GPimED: General Practice: improving management of Eating Disorders: Can a one hour online educational intervention improve the detection and management of patients with Eating Disorders by General Practice Trainees?
AuthorConway, Jennifer Alice
Document TypeMasters Research thesis
Access StatusOpen Access
© 2020 Jennifer Alice Conway
GPimED: Can a one- hour on-line learning module improve early diagnosis and management of Eating Disorders by General Practice Trainees? PROBLEM STATEMENT Eating disorders are a serious and potentially life-threatening group of illnesses within the community. The literature shows that diagnosis and management of these illnesses are inadequately covered during medical school and subsequent General Practice training. This can result in a delay in diagnosis and appropriate referral thus significantly contributing to patient morbidity and mortality plus increased financial burden on the community. The literature demonstrates that patients with ED present repeatedly to General Practice (GP) with a myriad of signs and symptoms There is often delay in diagnosis due to varied reasons. The literature also finds that this delay coupled with lack of appropriate management can greatly exacerbate the morbidity and potential mortality. For example, within this group of disorders, Anorexia Nervosa (AN) has the highest mortality rate of any psychiatric illness with suicide rates 32 times higher than the general population and a mortality rate of 10%. General Practitioners (GPs) are often time poor and lack the knowledge to adequately manage patients with ED Online education for GPs is becoming more popular as it is cost effective, convenient and allows rural and remote GPs access to educational material they might not otherwise be able to access if it is available only via face to face delivery AIM The aim of this study is to determine whether a one-hour online learning module developed to upskill General Practitioners in the recognition and management of Eating Disorders improves the performance of GP trainees. SIGNFICANCE This study will shed light on the effectiveness of online education in upskilling GP trainees and if the ED module is successful, it may lead to improved treatment of patients with evolving or established eating disorders in the General Practice setting. It will potentially reduce the rates of delayed diagnosis resulting in improved outcomes. The literature indicates that patients with an ED present up to 5 times more frequently to primary care than demographically matched peers. General Practice is thus ideally placed to recognize these patients, to make a timely diagnosis and initiate appropriate investigation, management and referrals. The literature also indicates when diagnosis and appropriate intervention occurs within the first three years of the disorder developing, there is a greater than 40% chance of complete recovery. On November 1st 2019, the Federal Government initiated $110 million in extra funding for increased support for patients with a serious ED. This support can only be accessed if the patient as an Eating Disorder Plan completed is be done by the GP who has performed appropriate screening and provided the requisite history, examination and investigations. METHODS The trial design was a randomized, parallel-group study. Participants were recruited from the Victorian General Practice Training Consortia MCCC and EVGPT. The comparator was a general Youth Mental health module. Baseline surveys including demographic details plus a clinical case designed to assess baseline competence in recognising a probable eating disorder case and management thereafter. Following randomisation to either the ED module arm (intervention) or control arm, follow up surveys were completed after 6 weeks, quantitative evaluation was conducted using clinical scenarios presented as case studies in the format of Key Feature Problems (KFPs) which are a component of the FRACGP examination. RESULTS Despite our best efforts, there were only small number of recruits- 15 respondents with 8 completing all components of the study. Despite the small sample, there was measurable improvement in many parameters assessed cross both arms of the trial. In particular, an increase in the identification of ED as a differential diagnosis and improved referrals to health professionals considered integral to the evidence based best practice multidisciplinary team approach to ED management.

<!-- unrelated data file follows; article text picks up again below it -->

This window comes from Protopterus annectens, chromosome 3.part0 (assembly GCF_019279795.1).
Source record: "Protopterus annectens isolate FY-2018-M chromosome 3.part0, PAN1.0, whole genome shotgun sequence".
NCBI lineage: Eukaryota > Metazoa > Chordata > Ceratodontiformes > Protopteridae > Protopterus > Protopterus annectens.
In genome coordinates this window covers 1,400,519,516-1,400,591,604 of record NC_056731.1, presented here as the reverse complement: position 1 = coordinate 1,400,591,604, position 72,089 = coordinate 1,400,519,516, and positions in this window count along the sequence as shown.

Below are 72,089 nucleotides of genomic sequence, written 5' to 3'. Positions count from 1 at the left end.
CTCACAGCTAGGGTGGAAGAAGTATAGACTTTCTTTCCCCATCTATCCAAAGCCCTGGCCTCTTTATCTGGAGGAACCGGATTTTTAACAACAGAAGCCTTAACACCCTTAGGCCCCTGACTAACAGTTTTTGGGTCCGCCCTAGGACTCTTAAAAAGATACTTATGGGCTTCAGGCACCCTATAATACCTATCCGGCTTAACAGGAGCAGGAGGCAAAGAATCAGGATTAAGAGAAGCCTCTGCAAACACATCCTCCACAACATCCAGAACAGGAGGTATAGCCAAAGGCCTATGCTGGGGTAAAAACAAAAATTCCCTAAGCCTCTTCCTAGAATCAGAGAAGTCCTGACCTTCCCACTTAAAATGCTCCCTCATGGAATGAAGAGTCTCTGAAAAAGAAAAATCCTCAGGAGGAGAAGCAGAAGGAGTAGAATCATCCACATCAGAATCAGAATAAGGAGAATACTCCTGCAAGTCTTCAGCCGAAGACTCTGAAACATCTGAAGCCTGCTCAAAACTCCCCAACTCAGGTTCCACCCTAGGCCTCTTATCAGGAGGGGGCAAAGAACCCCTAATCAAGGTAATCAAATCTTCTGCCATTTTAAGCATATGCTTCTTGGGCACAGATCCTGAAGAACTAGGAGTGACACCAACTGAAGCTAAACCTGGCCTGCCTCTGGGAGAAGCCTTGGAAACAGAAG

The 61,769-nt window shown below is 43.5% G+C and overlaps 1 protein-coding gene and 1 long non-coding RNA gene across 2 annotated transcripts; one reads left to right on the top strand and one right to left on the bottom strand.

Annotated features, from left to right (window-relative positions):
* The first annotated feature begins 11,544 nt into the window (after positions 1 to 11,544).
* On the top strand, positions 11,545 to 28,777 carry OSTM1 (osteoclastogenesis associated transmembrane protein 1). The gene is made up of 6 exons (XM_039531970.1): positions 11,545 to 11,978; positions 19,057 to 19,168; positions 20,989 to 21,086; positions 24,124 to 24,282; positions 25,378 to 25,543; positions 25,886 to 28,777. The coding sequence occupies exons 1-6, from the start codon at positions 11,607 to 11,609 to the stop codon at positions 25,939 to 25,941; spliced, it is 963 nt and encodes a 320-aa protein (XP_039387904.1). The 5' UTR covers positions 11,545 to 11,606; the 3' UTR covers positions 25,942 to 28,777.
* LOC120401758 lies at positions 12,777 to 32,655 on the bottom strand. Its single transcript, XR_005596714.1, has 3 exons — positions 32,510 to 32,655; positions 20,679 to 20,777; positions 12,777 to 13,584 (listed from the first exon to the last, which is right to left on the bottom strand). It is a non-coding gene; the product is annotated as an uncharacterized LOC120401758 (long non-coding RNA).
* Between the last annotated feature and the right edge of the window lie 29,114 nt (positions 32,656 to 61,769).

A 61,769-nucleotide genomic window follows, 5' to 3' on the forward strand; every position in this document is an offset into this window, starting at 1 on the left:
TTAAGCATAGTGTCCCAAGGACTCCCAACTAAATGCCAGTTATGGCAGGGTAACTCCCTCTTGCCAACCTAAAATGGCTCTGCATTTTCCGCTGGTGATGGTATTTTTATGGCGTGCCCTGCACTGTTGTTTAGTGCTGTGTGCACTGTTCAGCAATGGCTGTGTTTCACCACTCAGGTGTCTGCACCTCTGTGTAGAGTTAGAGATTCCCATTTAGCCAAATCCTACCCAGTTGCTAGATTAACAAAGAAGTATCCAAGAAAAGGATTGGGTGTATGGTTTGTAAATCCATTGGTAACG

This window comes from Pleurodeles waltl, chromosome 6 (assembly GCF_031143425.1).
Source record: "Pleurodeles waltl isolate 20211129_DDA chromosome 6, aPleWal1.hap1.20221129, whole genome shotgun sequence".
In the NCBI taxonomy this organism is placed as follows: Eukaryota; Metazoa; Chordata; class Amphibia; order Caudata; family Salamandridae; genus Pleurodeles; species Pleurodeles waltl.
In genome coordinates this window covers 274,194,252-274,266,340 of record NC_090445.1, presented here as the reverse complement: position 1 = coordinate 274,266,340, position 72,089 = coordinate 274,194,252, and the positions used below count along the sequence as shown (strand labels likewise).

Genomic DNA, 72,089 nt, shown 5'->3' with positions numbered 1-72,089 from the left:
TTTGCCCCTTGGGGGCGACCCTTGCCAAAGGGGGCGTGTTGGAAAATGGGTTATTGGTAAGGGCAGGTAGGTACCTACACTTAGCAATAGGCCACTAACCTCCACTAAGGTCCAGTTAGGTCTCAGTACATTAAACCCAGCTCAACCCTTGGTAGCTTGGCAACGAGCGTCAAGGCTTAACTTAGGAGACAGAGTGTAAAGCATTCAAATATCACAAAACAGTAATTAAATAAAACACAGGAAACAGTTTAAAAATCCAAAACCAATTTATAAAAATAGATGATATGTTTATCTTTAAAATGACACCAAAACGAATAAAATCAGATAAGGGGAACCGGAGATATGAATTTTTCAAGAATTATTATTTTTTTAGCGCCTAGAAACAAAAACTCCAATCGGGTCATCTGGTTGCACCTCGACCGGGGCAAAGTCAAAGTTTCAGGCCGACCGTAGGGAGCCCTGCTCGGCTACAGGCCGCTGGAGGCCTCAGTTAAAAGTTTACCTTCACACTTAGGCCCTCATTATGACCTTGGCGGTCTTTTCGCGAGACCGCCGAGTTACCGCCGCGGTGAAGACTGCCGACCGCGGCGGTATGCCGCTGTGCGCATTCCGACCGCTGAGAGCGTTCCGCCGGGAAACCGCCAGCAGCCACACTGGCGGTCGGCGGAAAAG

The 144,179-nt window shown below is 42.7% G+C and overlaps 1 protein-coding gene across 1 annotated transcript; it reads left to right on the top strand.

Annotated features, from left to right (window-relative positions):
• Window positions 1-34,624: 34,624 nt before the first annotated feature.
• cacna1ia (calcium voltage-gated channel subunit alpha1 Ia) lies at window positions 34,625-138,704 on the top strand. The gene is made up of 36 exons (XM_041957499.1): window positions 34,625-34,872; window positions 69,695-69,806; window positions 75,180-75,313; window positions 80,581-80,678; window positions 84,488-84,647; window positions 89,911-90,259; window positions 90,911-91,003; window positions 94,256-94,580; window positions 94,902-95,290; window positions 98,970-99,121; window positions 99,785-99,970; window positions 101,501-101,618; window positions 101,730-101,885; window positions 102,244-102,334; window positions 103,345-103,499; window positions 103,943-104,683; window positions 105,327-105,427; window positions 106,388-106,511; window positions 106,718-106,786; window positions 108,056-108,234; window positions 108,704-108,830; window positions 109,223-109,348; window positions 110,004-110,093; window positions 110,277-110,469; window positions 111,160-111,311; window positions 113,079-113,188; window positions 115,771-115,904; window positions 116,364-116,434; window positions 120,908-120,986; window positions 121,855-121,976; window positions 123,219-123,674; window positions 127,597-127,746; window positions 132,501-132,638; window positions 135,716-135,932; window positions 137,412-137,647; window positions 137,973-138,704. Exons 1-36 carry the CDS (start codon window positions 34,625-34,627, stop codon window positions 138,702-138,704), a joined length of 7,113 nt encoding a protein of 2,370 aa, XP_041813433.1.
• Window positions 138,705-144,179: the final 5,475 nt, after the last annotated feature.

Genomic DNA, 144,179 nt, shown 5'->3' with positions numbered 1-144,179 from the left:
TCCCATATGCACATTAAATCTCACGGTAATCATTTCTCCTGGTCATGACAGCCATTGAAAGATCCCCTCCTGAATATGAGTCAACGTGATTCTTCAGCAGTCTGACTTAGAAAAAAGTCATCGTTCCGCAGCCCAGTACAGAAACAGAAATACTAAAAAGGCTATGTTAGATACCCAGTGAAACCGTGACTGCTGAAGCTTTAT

Keywordseating disorders; general practice; early diagnosis; early intervention; improved management; online module
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